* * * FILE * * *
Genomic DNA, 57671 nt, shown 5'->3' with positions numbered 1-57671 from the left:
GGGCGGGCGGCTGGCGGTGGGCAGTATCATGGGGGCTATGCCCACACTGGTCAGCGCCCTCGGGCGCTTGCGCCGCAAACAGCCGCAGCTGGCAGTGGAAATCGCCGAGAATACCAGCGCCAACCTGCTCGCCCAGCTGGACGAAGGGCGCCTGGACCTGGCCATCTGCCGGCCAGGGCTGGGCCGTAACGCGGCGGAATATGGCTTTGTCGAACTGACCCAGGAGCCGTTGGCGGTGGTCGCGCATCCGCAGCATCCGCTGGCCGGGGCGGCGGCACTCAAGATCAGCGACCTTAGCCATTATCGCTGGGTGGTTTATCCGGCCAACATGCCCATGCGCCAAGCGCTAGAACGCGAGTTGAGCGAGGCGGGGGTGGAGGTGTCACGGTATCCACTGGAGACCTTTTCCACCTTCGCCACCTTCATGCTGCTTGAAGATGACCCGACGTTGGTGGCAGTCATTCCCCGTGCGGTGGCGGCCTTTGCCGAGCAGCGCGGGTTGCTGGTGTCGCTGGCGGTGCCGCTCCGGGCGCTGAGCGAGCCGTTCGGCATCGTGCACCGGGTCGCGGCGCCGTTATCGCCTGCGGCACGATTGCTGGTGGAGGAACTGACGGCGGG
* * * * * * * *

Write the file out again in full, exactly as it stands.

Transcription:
Genomic DNA, 57671 nt, shown 5'->3' with positions numbered 1-57671 from the left:
GGGCGGGCGGCTGGCGGTGGGCAGTATCATGGGGGCTATGCCCACACTGGTCAGCGCCCTCGGGCGCTTGCGCCGCAAACAGCCGCAGCTGGCAGTGGAAATCGCCGAGAATACCAGCGCCAACCTGCTCGCCCAGCTGGACGAAGGGCGCCTGGACCTGGCCATCTGCCGGCCAGGGCTGGGCCGTAACGCGGCGGAATATGGCTTTGTCGAACTGACCCAGGAGCCGTTGGCGGTGGTCGCGCATCCGCAGCATCCGCTGGCCGGGGCGGCGGCACTCAAGATCAGCGACCTTAGCCATTATCGCTGGGTGGTTTATCCGGCCAACATGCCCATGCGCCAAGCGCTAGAACGCGAGTTGAGCGAGGCGGGGGTGGAGGTGTCACGGTATCCACTGGAGACCTTTTCCACCTTCGCCACCTTCATGCTGCTTGAAGATGACCCGACGTTGGTGGCAGTCATTCCCCGTGCGGTGGCGGCCTTTGCCGAGCAGCGCGGGTTGCTGGTGTCGCTGGCGGTGCCGCTCCGGGCGCTGAGCGAGCCGTTCGGCATCGTGCACCGGGTCGCGGCGCCGTTATCGCCTGCGGCACGATTGCTGGTGGAGGAACTGACGGCGGG